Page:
Commonist Tendencies: Mutual Aid beyond Communism
As capitalist societies in the twenty-first century move from crisis to crisis, oppositional movements in the global North have been somewhat stymied (despite ephemeral manifestations like Occupy), confronted with the pressing need to develop organizational infrastructures that might prepare the ground for a real, and durable, alternative. More and more, the need to develop shared infrastructural resources — what Shantz terms “infrastructures of resistance” — becomes apparent. Ecological disaster (through crises of capital), economic crisis, political austerity, and mass produced fear and phobia all require organizational preparation — the common building of real world alternatives. There is, as necessary as ever, a need to think through what we, as non-elites, exploited, and oppressed, want and how we might get it. There is an urgency to pursue constructive approaches to meet common needs. For many, the constructive vision and practice for meeting social needs (individual and collective) is expressed as commonism — an aspiration of mutual aid, sharing, and common good or common wealth collectively determined and arrived at. The term commonsim is a useful way to discuss the goals and aspirations of oppositional movements, the movement of movements, because it returns to social struggle the emphasis on commonality — a common wealth — that has been lost in the histories of previous movements that subsumed the commons within mechanisms of state control, regulation, and accounting — namely communism.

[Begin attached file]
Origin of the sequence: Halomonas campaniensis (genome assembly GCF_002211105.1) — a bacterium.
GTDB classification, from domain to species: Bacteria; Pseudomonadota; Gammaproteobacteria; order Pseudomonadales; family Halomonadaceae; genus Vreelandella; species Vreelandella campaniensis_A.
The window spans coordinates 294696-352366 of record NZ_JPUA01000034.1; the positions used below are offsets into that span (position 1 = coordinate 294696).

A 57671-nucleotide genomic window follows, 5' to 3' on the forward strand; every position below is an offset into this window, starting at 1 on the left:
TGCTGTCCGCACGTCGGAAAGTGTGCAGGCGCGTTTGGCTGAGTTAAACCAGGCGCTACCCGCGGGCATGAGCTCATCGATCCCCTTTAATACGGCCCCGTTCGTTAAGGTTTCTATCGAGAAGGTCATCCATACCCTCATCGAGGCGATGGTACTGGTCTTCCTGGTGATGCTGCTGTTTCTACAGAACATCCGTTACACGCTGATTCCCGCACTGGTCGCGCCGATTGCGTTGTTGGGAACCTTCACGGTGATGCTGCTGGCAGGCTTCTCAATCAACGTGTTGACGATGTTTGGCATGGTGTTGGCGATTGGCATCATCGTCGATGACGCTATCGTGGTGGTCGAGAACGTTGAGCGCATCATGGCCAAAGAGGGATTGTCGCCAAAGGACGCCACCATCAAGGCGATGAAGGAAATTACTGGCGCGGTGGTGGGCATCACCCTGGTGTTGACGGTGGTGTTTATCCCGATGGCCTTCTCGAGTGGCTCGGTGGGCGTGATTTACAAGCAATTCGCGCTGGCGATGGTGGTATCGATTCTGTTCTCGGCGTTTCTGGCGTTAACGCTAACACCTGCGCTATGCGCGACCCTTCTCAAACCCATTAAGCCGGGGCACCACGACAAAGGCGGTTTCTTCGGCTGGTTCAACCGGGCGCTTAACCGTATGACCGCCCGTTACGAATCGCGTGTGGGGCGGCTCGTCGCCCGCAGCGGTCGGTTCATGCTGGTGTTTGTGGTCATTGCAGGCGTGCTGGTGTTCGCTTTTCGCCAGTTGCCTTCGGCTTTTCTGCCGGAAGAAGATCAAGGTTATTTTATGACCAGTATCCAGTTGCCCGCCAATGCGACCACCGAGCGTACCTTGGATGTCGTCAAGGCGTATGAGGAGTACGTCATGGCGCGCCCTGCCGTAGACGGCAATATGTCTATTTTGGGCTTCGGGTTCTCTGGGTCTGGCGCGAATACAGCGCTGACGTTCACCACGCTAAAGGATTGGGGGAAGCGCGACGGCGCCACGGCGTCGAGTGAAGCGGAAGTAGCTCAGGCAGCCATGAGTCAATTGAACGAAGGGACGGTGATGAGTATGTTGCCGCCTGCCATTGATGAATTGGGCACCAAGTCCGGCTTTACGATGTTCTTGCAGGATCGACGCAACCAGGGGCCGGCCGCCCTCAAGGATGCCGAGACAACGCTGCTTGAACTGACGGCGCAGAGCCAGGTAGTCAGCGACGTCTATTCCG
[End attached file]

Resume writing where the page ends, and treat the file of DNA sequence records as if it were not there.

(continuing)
Keywordspolitical theory; activism; commonism; cultural studies; anarchism
Publication date and placeBrooklyn, NY, 2013